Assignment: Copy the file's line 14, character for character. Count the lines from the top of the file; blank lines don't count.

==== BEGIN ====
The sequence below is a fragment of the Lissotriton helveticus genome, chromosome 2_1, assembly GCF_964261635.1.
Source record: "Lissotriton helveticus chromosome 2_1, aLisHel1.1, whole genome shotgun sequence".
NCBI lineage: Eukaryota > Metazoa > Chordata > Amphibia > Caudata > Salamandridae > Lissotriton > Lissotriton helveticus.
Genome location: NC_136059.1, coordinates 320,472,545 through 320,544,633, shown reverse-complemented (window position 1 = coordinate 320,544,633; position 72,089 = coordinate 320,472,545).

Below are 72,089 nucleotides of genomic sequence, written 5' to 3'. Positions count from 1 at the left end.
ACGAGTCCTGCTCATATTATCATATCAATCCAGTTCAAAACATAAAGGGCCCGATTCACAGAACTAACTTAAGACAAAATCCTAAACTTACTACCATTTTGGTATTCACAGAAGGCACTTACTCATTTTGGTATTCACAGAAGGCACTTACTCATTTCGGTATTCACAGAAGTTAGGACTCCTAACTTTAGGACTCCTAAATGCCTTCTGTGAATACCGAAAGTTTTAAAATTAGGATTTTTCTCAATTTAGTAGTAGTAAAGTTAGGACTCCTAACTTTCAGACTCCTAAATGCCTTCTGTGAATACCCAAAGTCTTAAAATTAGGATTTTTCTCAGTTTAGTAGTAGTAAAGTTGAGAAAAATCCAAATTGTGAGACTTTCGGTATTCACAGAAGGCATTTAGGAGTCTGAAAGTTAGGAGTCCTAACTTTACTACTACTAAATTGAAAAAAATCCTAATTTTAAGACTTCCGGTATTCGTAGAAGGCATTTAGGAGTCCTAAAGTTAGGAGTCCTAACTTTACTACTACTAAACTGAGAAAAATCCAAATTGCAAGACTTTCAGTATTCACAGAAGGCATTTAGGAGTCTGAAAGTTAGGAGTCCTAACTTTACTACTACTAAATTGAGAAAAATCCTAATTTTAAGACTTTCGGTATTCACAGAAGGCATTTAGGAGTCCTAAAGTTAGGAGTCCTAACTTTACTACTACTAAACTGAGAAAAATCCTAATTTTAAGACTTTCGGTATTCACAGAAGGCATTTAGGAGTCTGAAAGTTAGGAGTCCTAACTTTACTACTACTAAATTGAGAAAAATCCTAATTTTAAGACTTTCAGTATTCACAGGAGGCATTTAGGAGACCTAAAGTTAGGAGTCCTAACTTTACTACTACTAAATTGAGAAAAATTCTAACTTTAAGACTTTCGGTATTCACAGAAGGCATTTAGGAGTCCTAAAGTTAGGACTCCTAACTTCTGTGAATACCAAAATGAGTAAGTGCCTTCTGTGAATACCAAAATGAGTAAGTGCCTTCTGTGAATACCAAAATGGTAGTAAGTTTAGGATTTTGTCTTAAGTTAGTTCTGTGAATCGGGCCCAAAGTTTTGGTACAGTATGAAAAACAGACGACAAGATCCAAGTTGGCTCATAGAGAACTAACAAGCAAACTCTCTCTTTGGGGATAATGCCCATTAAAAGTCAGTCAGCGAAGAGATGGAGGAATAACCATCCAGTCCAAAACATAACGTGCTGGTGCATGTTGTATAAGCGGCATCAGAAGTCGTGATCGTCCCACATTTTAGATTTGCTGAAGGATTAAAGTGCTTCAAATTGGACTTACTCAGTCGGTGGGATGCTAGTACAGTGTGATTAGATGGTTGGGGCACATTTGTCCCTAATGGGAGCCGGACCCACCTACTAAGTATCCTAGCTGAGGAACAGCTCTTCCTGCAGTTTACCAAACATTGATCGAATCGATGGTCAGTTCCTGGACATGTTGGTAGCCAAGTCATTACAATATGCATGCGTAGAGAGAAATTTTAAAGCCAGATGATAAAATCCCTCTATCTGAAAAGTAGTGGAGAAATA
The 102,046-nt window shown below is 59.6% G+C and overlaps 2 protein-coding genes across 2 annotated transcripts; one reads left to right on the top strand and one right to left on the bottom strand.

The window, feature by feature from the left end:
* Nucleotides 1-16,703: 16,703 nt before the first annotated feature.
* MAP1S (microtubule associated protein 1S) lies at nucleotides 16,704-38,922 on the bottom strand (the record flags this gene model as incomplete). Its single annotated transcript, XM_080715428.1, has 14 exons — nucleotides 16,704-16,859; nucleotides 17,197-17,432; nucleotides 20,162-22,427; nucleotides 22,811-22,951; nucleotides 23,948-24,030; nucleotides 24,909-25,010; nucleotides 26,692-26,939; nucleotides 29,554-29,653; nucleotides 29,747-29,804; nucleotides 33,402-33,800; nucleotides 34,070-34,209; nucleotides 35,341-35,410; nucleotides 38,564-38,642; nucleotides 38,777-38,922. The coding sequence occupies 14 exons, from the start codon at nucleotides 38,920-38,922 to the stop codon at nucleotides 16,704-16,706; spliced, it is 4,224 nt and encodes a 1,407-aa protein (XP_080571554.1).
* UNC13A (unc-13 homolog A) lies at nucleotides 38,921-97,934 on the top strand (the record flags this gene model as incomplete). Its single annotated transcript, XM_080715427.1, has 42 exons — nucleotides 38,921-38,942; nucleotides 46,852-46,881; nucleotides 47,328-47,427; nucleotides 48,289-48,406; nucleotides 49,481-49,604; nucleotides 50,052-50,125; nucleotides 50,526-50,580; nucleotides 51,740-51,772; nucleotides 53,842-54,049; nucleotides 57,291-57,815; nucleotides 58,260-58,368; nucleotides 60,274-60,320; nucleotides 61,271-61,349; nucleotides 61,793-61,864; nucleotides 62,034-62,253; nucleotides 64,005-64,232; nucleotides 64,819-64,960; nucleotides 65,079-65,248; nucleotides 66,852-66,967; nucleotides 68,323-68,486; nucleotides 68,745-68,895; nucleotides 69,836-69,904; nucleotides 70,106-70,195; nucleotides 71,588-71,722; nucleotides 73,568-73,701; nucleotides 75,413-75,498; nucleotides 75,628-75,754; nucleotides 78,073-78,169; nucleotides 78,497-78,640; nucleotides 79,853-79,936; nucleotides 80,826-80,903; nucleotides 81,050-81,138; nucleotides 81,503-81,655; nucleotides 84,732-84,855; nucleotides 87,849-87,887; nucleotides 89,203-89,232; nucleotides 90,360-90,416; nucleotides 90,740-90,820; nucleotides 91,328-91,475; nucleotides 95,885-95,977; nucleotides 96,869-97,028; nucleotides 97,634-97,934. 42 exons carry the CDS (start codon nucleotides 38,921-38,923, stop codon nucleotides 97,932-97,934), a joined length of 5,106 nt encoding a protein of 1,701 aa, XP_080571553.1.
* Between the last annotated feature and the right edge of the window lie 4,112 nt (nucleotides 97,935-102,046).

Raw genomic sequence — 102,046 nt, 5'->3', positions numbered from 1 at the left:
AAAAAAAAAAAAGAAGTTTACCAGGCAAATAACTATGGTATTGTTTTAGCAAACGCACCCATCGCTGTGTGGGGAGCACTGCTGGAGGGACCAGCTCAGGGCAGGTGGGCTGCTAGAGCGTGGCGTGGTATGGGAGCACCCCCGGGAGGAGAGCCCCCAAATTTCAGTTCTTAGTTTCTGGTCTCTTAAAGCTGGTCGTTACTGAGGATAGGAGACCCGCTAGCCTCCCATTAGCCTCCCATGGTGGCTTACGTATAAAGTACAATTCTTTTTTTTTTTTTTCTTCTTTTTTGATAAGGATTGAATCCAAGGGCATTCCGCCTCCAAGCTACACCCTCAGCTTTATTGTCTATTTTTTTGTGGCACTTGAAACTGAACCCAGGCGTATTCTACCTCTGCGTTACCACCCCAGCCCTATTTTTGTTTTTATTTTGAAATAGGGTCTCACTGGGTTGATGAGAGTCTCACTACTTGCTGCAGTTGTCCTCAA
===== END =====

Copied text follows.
AAAAAAAAAAAAGAAGTTTACCAGGCAAATAACTATGGTATTGTTTTAGCAAACGCACCCATCGCTGTGTGGGGAGCACTGCTGGAGGGACCAGCTCAGGGCAGGTGGGCTGCTAGAGCGTGGCGTGGTATGGGAGCACCCCCGGGAGGAGAGCCCCCAAATTTCAGTTCTTAGTTTCTGGTCTCTTAAAGCTGGTCGTTACTGAGGATAGGAGACCCGCTAGCCTCCCATTAGCCTCCCATGGTGGCTTACGTATAAAGTACAATTCTTTTTTTTTTTTTTCTTCTTTTTTGATAAGGATTGAATCCAAGGGCATTCCGCCTCCAAGCTACACCCTCAGCTTTATTGTCTATTTTTTTGTGGCACTTGAAACTGAACCCAGGCGTATTCTACCTCTGCGTTACCACCCCAGCCCTATTTTTGTTTTTATTTTGAAATAGGGTCTCACTGGGTTGATGAGAGTCTCACTACTTGCTGCAGTTGTCCTCAA